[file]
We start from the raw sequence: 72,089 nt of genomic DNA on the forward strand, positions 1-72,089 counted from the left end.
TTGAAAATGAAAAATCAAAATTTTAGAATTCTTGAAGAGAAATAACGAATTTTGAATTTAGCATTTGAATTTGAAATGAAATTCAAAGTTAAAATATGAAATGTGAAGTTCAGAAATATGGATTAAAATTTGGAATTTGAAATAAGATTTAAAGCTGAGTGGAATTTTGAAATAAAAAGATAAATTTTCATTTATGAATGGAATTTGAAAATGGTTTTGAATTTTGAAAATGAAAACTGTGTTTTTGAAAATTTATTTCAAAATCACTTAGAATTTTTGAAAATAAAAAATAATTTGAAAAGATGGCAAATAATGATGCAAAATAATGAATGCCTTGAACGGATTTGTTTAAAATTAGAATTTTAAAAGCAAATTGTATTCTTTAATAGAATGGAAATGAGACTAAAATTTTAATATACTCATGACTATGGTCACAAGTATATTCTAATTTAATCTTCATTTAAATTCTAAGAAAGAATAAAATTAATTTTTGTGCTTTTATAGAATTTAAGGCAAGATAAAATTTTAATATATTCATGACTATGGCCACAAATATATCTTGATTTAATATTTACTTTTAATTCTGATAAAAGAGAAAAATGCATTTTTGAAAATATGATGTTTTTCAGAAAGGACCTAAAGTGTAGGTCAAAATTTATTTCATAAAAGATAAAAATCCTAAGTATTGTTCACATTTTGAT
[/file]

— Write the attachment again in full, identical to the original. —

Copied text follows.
We start from the raw sequence: 72,089 nt of genomic DNA on the forward strand, positions 1-72,089 counted from the left end.
TTGAAAATGAAAAATCAAAATTTTAGAATTCTTGAAGAGAAATAACGAATTTTGAATTTAGCATTTGAATTTGAAATGAAATTCAAAGTTAAAATATGAAATGTGAAGTTCAGAAATATGGATTAAAATTTGGAATTTGAAATAAGATTTAAAGCTGAGTGGAATTTTGAAATAAAAAGATAAATTTTCATTTATGAATGGAATTTGAAAATGGTTTTGAATTTTGAAAATGAAAACTGTGTTTTTGAAAATTTATTTCAAAATCACTTAGAATTTTTGAAAATAAAAAATAATTTGAAAAGATGGCAAATAATGATGCAAAATAATGAATGCCTTGAACGGATTTGTTTAAAATTAGAATTTTAAAAGCAAATTGTATTCTTTAATAGAATGGAAATGAGACTAAAATTTTAATATACTCATGACTATGGTCACAAGTATATTCTAATTTAATCTTCATTTAAATTCTAAGAAAGAATAAAATTAATTTTTGTGCTTTTATAGAATTTAAGGCAAGATAAAATTTTAATATATTCATGACTATGGCCACAAATATATCTTGATTTAATATTTACTTTTAATTCTGATAAAAGAGAAAAATGCATTTTTGAAAATATGATGTTTTTCAGAAAGGACCTAAAGTGTAGGTCAAAATTTATTTCATAAAAGATAAAAATCCTAAGTATTGTTCACATTTTGAT